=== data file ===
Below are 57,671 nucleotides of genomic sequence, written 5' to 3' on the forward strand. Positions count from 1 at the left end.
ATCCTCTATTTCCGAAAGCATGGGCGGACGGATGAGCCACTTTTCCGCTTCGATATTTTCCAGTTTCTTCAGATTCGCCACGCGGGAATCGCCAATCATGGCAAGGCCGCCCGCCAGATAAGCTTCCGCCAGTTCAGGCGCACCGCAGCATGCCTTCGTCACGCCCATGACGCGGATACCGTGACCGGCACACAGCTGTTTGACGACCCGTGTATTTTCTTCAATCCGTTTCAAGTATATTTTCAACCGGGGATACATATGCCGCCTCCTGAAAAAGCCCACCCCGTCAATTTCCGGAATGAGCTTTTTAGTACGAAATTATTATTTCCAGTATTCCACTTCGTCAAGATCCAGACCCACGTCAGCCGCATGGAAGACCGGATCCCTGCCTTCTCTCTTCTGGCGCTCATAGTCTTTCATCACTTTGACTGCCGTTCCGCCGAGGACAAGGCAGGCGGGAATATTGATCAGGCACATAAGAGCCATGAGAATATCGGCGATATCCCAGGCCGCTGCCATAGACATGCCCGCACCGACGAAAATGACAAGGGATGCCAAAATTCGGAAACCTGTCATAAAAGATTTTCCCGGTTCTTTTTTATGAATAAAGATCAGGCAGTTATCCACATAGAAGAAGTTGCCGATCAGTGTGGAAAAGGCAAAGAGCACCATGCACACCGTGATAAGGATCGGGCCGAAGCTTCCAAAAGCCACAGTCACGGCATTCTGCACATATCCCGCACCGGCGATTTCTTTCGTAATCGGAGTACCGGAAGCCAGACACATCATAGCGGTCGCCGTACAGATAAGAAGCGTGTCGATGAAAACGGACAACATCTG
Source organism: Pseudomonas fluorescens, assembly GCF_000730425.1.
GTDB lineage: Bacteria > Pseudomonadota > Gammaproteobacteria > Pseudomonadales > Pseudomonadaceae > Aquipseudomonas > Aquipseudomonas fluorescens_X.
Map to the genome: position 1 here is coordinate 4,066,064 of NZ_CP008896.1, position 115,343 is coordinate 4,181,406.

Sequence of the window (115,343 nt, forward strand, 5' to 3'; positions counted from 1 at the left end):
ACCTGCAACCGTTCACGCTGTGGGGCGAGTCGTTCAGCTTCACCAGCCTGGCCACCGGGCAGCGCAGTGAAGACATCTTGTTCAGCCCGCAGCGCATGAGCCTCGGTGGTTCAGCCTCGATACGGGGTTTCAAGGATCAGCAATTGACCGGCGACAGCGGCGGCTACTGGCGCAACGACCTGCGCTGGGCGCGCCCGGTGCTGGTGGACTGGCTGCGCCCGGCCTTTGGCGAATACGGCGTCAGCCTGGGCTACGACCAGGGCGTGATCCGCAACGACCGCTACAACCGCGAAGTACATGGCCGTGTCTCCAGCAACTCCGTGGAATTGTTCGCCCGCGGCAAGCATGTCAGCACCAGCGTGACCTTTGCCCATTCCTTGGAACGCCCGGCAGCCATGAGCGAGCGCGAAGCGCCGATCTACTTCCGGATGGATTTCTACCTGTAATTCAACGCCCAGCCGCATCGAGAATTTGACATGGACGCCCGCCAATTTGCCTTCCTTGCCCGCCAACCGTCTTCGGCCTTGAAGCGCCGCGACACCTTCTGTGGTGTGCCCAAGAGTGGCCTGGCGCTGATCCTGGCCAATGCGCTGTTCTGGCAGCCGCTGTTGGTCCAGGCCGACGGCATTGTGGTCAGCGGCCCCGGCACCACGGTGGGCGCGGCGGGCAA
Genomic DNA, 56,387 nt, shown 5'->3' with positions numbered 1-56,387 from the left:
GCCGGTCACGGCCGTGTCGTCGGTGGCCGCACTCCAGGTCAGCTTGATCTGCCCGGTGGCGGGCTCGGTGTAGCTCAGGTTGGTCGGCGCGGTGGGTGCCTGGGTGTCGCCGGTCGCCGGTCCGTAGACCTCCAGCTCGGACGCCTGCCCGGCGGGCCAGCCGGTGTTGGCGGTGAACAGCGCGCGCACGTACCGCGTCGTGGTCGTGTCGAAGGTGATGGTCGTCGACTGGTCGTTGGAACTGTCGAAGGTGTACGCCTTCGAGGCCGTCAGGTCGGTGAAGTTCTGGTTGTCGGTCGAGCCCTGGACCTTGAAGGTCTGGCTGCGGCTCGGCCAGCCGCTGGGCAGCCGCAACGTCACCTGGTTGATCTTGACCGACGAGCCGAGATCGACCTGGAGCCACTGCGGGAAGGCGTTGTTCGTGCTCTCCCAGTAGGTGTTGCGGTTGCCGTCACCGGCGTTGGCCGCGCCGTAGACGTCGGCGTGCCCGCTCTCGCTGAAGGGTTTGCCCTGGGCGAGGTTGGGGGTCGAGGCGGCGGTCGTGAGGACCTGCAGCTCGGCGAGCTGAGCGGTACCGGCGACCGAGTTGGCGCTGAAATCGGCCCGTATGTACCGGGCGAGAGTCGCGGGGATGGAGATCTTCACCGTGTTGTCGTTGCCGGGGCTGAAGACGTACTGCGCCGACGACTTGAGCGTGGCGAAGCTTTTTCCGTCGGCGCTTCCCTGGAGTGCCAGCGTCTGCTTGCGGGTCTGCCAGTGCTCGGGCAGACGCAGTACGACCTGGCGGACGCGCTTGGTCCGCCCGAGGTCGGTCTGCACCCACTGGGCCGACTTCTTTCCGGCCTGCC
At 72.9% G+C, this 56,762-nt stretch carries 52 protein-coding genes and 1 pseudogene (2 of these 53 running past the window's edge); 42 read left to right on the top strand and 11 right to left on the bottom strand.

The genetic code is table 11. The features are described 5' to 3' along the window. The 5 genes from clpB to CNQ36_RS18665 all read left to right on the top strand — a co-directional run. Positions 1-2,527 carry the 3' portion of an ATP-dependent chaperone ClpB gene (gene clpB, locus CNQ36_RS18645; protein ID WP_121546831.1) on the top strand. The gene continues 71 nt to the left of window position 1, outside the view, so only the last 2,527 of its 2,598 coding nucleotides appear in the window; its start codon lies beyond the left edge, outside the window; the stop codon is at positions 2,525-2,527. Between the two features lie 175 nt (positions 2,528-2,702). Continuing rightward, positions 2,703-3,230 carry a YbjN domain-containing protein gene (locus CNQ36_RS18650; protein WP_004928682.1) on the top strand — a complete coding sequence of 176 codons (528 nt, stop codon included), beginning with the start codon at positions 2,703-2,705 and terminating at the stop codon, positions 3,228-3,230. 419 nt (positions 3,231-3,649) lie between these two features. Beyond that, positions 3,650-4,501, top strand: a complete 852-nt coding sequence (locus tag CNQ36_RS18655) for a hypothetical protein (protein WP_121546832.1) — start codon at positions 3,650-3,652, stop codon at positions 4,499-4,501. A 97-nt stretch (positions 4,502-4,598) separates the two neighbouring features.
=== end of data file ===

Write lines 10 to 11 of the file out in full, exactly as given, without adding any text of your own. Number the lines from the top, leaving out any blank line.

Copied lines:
At 72.9% G+C, this 56,762-nt stretch carries 52 protein-coding genes and 1 pseudogene (2 of these 53 running past the window's edge); 42 read left to right on the top strand and 11 right to left on the bottom strand.

The genetic code is table 11. The features are described 5' to 3' along the window. The 5 genes from clpB to CNQ36_RS18665 all read left to right on the top strand — a co-directional run. Positions 1-2,527 carry the 3' portion of an ATP-dependent chaperone ClpB gene (gene clpB, locus CNQ36_RS18645; protein ID WP_121546831.1) on the top strand. The gene continues 71 nt to the left of window position 1, outside the view, so only the last 2,527 of its 2,598 coding nucleotides appear in the window; its start codon lies beyond the left edge, outside the window; the stop codon is at positions 2,525-2,527. Between the two features lie 175 nt (positions 2,528-2,702). Continuing rightward, positions 2,703-3,230 carry a YbjN domain-containing protein gene (locus CNQ36_RS18650; protein WP_004928682.1) on the top strand — a complete coding sequence of 176 codons (528 nt, stop codon included), beginning with the start codon at positions 2,703-2,705 and terminating at the stop codon, positions 3,228-3,230. 419 nt (positions 3,231-3,649) lie between these two features. Beyond that, positions 3,650-4,501, top strand: a complete 852-nt coding sequence (locus tag CNQ36_RS18655) for a hypothetical protein (protein WP_121546832.1) — start codon at positions 3,650-3,652, stop codon at positions 4,499-4,501. A 97-nt stretch (positions 4,502-4,598) separates the two neighbouring features.